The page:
Arslanbob is turning out to be another member in our group of villages we fall in love with. This morning, after a breakfast accompanied by the sounds of chickens, the soft breeze and a light warmth from the sun, we walked to the tall waterfall. The path is a series of gravel roads leading by houses, fields, and lanes shaded by poplar trees.
Children called out, "Hello!" and signaled to Rowshan to take their pictures, laughing at the images of themselves on the screen.
Women in beautiful floral outfits walked by carrying bundles or babies.
People herded cattle from one place to another. In front of us rose the mountains, a little clearer today.
Streams bordered the road with springs sometimes bubbling at the fences. In some parts, the river had taken over the road, transforming it into multitudes of babbling channels.
At one fork in the road, we noticed the waterfall, a long vertical silver thread suspended in the rocky mountains ahead of us. We rested in a shady grove of trees by the river, then continued to the hardest part of the trail, a steep slope with rough stones made into a long winding set of stairs.
At the top was a metal fence with a sign asking people not to throw rocks down on other people. The fence and surrounding trees were covered with old rags tied to branches and poles. A little above the fence was a shady overlook where I sat admiring the 80m stream of water plummeting below to a small beach surrounded by steep cliffs.
As we were admiring the waterfall, a big group of people, mostly women and girls, arrived, somehow managing the ascent wearing pretty sandals and flip flops. One had taken off her shoes and climbed barefoot.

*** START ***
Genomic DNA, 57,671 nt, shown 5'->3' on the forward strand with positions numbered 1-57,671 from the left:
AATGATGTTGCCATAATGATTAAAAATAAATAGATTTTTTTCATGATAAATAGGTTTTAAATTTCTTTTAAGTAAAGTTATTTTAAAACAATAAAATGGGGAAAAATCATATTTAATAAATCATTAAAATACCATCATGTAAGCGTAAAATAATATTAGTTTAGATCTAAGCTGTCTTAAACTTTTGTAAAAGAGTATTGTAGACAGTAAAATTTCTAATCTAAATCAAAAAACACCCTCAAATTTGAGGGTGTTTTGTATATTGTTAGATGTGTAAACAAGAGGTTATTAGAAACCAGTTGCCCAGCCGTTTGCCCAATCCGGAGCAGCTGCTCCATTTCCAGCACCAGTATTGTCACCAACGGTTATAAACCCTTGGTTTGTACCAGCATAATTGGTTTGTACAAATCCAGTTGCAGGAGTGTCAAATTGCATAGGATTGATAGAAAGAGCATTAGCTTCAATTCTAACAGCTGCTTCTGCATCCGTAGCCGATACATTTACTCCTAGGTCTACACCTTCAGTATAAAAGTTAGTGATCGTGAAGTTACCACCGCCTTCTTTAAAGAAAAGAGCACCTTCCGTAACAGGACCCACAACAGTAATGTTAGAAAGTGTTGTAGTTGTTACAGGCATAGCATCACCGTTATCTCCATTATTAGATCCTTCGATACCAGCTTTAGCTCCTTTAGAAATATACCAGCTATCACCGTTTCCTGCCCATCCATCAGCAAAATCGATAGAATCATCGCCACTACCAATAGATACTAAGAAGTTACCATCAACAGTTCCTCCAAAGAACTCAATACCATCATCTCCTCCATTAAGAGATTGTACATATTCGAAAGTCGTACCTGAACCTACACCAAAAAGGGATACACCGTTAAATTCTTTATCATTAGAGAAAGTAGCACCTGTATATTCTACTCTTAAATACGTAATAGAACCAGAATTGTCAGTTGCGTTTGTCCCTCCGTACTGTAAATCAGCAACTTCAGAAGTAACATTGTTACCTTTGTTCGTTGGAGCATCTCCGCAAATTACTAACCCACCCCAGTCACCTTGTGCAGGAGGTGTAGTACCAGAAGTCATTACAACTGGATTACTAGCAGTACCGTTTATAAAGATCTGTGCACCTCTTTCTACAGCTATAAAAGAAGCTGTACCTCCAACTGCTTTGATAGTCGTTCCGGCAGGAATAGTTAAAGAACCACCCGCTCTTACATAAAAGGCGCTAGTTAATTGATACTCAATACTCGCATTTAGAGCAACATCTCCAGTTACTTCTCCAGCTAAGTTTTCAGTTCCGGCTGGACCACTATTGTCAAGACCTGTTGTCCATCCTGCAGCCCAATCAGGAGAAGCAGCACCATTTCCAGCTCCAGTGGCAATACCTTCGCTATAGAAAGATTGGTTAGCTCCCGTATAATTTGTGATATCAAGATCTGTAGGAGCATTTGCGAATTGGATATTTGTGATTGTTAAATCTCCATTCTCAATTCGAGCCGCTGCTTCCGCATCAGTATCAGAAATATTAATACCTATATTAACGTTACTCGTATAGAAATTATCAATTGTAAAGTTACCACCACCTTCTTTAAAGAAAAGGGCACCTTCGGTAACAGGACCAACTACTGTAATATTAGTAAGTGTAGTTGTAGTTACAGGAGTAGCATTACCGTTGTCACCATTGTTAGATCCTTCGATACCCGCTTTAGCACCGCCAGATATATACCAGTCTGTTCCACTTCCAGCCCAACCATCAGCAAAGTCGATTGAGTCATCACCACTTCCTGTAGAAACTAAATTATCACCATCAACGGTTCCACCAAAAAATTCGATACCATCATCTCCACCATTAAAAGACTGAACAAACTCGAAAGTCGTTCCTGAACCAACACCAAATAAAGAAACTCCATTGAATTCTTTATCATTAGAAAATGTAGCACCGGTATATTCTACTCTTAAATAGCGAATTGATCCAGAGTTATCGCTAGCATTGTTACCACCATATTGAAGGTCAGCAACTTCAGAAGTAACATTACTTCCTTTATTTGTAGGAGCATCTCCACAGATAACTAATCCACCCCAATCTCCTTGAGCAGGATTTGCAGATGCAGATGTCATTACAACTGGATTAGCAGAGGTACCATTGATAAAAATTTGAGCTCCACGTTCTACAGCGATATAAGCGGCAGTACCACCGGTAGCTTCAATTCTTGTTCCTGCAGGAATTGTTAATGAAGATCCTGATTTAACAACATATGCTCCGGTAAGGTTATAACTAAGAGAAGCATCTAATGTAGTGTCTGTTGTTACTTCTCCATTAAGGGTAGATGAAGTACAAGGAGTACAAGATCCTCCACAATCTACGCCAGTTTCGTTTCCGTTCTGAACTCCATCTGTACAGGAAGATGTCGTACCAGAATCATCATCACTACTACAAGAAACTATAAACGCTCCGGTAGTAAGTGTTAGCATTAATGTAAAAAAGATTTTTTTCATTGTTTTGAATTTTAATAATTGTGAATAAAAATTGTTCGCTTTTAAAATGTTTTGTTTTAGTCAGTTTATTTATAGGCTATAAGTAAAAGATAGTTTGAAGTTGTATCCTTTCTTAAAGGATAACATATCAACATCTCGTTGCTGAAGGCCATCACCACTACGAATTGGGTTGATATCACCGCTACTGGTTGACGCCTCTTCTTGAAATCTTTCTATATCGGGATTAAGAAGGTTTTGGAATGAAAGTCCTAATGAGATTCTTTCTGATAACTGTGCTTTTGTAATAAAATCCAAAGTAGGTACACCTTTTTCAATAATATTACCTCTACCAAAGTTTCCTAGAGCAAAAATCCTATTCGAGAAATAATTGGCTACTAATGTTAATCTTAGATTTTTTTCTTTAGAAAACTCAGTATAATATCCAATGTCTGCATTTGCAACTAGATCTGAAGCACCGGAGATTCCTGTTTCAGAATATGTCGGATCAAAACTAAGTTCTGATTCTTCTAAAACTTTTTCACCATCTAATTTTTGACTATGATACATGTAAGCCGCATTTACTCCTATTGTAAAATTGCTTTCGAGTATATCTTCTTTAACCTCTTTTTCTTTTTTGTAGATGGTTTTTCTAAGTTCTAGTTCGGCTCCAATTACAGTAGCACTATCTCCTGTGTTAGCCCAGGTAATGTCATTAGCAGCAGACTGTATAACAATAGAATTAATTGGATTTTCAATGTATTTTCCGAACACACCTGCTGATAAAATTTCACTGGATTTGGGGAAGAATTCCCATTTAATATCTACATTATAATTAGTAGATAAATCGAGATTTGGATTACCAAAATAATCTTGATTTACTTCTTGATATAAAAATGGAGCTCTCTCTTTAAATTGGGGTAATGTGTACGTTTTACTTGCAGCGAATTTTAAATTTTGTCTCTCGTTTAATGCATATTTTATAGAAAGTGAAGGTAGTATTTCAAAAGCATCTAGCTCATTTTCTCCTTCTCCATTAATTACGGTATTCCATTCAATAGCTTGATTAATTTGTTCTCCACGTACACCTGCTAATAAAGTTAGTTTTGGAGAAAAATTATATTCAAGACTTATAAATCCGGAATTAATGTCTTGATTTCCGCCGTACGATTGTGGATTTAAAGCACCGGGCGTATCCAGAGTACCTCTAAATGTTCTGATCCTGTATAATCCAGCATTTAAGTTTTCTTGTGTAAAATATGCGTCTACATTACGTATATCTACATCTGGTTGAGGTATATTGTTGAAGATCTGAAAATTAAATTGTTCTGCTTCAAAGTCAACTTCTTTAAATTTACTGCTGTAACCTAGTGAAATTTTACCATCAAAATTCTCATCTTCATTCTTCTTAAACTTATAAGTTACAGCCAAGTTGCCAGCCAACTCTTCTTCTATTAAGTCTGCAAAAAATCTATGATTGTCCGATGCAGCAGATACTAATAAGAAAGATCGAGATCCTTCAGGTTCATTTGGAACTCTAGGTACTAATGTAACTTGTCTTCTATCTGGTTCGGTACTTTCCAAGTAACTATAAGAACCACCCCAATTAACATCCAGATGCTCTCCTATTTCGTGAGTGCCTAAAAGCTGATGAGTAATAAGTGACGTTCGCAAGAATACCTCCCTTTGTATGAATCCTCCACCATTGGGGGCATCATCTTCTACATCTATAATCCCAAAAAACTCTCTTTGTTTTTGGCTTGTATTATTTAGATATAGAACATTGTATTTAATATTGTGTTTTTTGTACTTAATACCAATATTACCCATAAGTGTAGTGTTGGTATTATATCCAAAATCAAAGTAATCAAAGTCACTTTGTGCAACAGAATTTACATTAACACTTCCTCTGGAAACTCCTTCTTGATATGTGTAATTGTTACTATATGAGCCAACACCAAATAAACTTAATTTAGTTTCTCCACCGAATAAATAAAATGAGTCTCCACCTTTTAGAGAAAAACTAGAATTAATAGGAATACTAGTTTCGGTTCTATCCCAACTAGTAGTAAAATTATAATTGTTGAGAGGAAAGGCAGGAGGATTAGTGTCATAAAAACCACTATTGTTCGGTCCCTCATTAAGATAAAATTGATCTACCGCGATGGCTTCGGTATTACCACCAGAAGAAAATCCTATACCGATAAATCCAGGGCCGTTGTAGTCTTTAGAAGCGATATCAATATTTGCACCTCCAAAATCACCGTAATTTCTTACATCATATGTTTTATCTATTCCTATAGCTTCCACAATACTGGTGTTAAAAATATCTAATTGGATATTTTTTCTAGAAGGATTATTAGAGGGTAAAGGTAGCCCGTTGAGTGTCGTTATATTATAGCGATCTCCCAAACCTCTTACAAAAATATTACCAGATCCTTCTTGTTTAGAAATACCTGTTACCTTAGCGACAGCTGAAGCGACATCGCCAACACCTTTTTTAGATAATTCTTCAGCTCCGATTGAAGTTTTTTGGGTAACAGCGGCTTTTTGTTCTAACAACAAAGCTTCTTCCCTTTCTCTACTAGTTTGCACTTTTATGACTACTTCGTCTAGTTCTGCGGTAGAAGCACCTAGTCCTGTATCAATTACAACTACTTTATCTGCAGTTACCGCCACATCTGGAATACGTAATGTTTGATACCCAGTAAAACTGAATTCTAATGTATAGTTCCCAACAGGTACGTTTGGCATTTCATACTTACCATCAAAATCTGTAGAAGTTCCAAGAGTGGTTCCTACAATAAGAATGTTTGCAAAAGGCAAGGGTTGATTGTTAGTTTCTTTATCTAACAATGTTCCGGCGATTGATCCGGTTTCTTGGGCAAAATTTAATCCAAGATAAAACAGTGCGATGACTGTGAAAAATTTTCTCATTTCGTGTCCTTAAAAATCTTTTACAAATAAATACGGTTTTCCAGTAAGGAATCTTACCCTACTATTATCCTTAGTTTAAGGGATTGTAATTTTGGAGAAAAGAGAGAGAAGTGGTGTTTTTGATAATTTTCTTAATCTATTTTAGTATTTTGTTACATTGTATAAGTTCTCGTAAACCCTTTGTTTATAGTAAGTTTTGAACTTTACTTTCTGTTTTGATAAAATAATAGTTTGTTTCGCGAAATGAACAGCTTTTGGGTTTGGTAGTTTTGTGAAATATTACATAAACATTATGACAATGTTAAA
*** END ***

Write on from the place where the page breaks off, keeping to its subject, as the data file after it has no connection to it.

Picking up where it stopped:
They began to talk to Rowshan as I watched. They were from Uzbekistan. I have become really impressed by how elegantly dressed Uzbek women and girls are. They go about their daily chores (working in fields, carrying loads to and from the market) in colorful silks and velvets looking like they are about to go to a party.
Rowshan took photos of the group.
They climbed higher but we headed down to picnic by the river.
The day had gotten hotter but the walk was still pleasant. It is haying season now and we passed a field where a group of 5 young women, dressed beautifully of course, were busy gathering hay. They gestured to Rowshan to come help as he stopped to take a photo.
We stopped by the house where Marufdzhan's grand daughter had a bunch of friends over who were dancing.
Rowshan joined in. Then we went down to relax at the chaikhane which was crowded but we were still able to grab "our place" overlooking the river. A man sitting on the corner of the platform also had a guest house (# 10) and worked as a taxi driver. Marufdzhan joined us for a bit of tea and then excused himself saying he had to go start our dinner.
Rowshan is very happy among Uzbeks here. I mentioned the ones in big cities might be different. He sees definite cultural similarities between Uzbeks and Persians and Azeris. Even I can see some traces of Persian culture absent in Kyrgyz culture. (Of course, probably the main difference is the Kyrygz were more nomadic while the Uzbeks were settled). I think he is comfortable because he knows what to expect and is happy to be among people who show the politeness of his culture: that trace of formality. We have both been amazed by how warm and friendly people are.